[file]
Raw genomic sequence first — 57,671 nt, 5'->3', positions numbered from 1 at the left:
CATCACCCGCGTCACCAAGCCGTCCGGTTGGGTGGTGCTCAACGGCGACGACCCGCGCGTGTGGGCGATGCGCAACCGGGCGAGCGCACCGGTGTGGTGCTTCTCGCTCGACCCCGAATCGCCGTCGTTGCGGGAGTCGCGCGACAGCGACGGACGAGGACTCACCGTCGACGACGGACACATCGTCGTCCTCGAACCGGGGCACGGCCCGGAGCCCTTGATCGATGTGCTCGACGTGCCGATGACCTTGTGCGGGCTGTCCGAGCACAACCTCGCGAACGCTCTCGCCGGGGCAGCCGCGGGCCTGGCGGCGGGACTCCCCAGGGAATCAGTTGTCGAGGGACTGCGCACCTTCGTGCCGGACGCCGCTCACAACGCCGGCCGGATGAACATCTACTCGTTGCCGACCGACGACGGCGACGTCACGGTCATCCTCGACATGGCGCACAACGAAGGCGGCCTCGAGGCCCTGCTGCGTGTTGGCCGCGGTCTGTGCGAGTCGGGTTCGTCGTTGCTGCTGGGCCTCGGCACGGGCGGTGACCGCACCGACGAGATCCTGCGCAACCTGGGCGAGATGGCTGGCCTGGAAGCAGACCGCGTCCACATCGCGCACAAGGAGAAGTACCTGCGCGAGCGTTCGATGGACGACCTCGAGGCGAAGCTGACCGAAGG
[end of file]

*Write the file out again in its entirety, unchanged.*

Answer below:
Raw genomic sequence first — 57,671 nt, 5'->3', positions numbered from 1 at the left:
CATCACCCGCGTCACCAAGCCGTCCGGTTGGGTGGTGCTCAACGGCGACGACCCGCGCGTGTGGGCGATGCGCAACCGGGCGAGCGCACCGGTGTGGTGCTTCTCGCTCGACCCCGAATCGCCGTCGTTGCGGGAGTCGCGCGACAGCGACGGACGAGGACTCACCGTCGACGACGGACACATCGTCGTCCTCGAACCGGGGCACGGCCCGGAGCCCTTGATCGATGTGCTCGACGTGCCGATGACCTTGTGCGGGCTGTCCGAGCACAACCTCGCGAACGCTCTCGCCGGGGCAGCCGCGGGCCTGGCGGCGGGACTCCCCAGGGAATCAGTTGTCGAGGGACTGCGCACCTTCGTGCCGGACGCCGCTCACAACGCCGGCCGGATGAACATCTACTCGTTGCCGACCGACGACGGCGACGTCACGGTCATCCTCGACATGGCGCACAACGAAGGCGGCCTCGAGGCCCTGCTGCGTGTTGGCCGCGGTCTGTGCGAGTCGGGTTCGTCGTTGCTGCTGGGCCTCGGCACGGGCGGTGACCGCACCGACGAGATCCTGCGCAACCTGGGCGAGATGGCTGGCCTGGAAGCAGACCGCGTCCACATCGCGCACAAGGAGAAGTACCTGCGCGAGCGTTCGATGGACGACCTCGAGGCGAAGCTGACCGAAGG